4 Ways to Use Visual Communication at Home



We keep hearing about visual communication and how it is changing the way business communicate and heighten productivity. Now, all the mothers out there want to know if it will work at home. When the family is home after a long day of school and work and everyone gathers around the dinner table famished and thinking of a million things, they won’t be too inclined to listen or have the capability to retain information.

hal-gatewood-5-ways-to use-visual-communication-at-home

1.  Image Impression:

Images have a lasting impression. Just think about how much children enjoy picture books. How images can change your mood or an atmosphere. Picture laughing babies and rainbows. Now, sharks during a rainy storm. You can use Viscom to deliver a lasting message from “I just want you to have a good day” to “Remember you have a doctor’s appointment today.” Try incorporating images in the messages you give: a tooth for dentist appointments, a soccer ball for game days, a bus for days you can’t pick up or a candle for date night. These can be on a designated blackboard in a communal space or a corkboard on the door. If the images are consistent and clear (from both the message initiator and receiver) the information stored as a picture will greatly improve retention.


2.  Picture Policy

It is said that a picture is worth a thousand words, and some would say that this claim is an understatement. Whether you believe it or not, I think it is realistic to say that an image can replace more than one word and even sentences at a time. Leaving a heart on the fridge with brownies waiting for a special someone on the inside says a lot more than just “I baked brownies and they are in the fridge,” it screams, “I love you!” and “Eat these brownies I baked for you!” Which is substantially different from a stop sign or a lock posted on the fridge, saying “Stay out! Don’t eat!” When you are out and you want the kids to behave, a simple pair of eyes in a noticeable place, like on the fridge, says, “I’m watching you” because just the thought of being watched has a substantial impact on behavior. Using Moderation Accessories of images all over the house can communicate the important messages (like stay out, don’t touch or keep clean) that might be easy for others to forget.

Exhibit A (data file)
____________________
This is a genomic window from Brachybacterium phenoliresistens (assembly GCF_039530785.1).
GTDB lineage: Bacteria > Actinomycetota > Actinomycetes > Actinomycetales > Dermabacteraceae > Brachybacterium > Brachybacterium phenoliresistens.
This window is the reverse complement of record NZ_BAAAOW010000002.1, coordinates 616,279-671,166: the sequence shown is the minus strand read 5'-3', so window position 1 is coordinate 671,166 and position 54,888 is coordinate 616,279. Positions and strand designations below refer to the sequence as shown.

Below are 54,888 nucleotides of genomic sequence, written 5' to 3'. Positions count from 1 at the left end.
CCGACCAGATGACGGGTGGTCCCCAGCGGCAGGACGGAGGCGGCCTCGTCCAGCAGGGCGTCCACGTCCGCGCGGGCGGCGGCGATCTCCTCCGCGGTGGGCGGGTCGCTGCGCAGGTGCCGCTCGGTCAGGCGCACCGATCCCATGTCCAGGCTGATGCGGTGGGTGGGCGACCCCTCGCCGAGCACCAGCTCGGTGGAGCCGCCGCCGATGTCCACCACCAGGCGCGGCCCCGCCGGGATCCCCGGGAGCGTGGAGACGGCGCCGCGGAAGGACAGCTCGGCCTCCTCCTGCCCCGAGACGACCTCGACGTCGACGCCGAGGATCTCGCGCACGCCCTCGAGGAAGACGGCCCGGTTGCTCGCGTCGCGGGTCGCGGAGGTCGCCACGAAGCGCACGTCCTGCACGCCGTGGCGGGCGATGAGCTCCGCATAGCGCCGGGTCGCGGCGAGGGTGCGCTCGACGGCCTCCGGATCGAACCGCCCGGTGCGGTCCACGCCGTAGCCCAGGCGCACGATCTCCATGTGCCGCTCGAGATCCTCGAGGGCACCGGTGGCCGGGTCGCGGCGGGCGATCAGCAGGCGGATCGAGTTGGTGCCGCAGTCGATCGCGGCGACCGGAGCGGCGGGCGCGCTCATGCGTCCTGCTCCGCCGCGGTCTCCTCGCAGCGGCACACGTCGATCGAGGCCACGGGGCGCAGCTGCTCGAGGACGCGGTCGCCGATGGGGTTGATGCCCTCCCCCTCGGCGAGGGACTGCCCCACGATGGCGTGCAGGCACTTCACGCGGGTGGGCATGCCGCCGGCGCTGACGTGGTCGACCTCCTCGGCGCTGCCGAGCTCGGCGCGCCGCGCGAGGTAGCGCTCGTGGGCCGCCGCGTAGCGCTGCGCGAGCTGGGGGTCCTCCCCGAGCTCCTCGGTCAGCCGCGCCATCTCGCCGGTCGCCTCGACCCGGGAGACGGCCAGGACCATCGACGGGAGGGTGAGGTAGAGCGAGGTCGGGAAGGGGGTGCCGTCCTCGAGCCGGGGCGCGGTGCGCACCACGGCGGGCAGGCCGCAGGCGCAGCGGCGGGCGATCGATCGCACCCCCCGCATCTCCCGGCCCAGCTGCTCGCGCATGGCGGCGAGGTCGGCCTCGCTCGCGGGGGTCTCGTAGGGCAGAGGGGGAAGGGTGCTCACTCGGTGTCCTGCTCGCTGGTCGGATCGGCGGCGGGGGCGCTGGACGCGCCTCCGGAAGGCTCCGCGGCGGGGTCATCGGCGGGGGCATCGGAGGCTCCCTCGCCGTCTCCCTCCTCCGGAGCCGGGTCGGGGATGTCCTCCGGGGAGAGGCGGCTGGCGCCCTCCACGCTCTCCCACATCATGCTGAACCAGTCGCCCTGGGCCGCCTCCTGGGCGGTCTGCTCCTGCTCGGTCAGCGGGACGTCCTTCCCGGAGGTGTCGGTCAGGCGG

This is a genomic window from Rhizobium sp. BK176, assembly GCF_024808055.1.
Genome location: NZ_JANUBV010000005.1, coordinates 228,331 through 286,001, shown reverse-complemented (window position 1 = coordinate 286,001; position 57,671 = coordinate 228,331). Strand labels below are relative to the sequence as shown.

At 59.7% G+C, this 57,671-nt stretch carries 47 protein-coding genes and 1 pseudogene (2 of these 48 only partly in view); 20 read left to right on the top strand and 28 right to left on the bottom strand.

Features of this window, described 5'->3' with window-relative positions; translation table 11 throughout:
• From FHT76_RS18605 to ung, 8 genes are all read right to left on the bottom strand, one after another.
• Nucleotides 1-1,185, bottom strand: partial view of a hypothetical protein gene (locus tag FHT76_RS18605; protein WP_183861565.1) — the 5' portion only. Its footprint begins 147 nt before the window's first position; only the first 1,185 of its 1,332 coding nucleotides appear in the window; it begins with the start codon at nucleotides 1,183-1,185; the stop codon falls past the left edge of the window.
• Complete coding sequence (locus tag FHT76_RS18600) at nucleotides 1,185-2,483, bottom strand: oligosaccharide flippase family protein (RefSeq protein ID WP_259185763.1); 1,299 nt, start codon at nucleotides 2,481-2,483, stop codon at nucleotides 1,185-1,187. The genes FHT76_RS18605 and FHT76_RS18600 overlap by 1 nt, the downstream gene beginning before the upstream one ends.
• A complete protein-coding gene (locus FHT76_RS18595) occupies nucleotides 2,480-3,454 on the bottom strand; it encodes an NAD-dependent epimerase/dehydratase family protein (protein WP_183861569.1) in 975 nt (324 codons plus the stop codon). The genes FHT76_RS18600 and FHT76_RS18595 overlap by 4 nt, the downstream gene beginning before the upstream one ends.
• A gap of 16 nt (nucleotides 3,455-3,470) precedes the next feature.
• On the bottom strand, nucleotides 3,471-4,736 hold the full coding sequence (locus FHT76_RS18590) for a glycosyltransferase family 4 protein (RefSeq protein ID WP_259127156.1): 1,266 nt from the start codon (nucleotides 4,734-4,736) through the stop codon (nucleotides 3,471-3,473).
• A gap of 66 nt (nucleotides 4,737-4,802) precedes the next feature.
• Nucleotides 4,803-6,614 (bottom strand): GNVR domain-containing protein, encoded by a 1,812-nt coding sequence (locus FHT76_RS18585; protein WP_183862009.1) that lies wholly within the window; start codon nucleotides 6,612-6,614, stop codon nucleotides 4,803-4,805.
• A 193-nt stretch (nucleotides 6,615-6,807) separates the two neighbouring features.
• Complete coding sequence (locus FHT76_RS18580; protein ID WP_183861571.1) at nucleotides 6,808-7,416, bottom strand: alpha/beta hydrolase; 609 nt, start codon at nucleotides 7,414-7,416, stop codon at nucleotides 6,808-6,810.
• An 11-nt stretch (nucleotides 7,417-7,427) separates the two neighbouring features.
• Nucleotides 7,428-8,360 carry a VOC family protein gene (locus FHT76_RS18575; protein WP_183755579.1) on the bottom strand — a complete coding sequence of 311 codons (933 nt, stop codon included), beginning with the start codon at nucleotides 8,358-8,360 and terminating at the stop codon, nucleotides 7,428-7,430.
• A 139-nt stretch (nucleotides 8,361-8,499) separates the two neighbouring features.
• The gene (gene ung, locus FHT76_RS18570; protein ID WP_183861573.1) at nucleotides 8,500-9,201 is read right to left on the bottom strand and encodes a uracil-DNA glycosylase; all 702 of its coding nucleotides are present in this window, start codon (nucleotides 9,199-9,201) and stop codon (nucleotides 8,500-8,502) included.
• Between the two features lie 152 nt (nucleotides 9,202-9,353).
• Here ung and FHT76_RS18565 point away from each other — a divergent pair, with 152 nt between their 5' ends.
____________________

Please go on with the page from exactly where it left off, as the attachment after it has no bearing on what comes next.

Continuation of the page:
3.  Lunchbox Litigations

The feeling of not being heard is painful. When you have something important for your children, spouse or whoever to remember, telling them over and over might not get through to them. I got this one from my friend who is a loving mother and wife to a son and husband who have the worst listening skills and retention. She leaves cartoon drawings in her boys’ lunches. This is not only a fun surprise like finding the toy in a Kinder egg but it also sends a message during their break time – where they are more relaxed and more likely to absorb meaning. This isn’t just a note, because reading may not be of interest during a break. These are pictures of dinner with grandma or a guy fixing the car to remind the receiver of future engagements.


4.  Delegate Distractions

his last one is important. When you are bombarded with an overload of information, like your computer, you might overheat or need a reboot. Remember to use Viscom efficiently yourself. If the house is covered in pictograms and lunches are overflowing with paper strips of cartoons rather than food, you might risk the result of shutting down or shutting out these messages – and maybe even the repulsion of a homemade lunch! Strategize. Make sure to choose the important and concise messages. Designate one place for important messages so that everyone knows to check the whiteboard in the kitchen. Follow up on the information and make sure that it gets across instead of relying solely on Viscom.

Let’s face it. Families already have some hard time really listening and understanding each other, so any help will certainly be more then welcome. Viscomis an effective tool to communicate but it does not replace communication altogether! And when it comes to our loved ones, we should always try to make a greater effort to connect.

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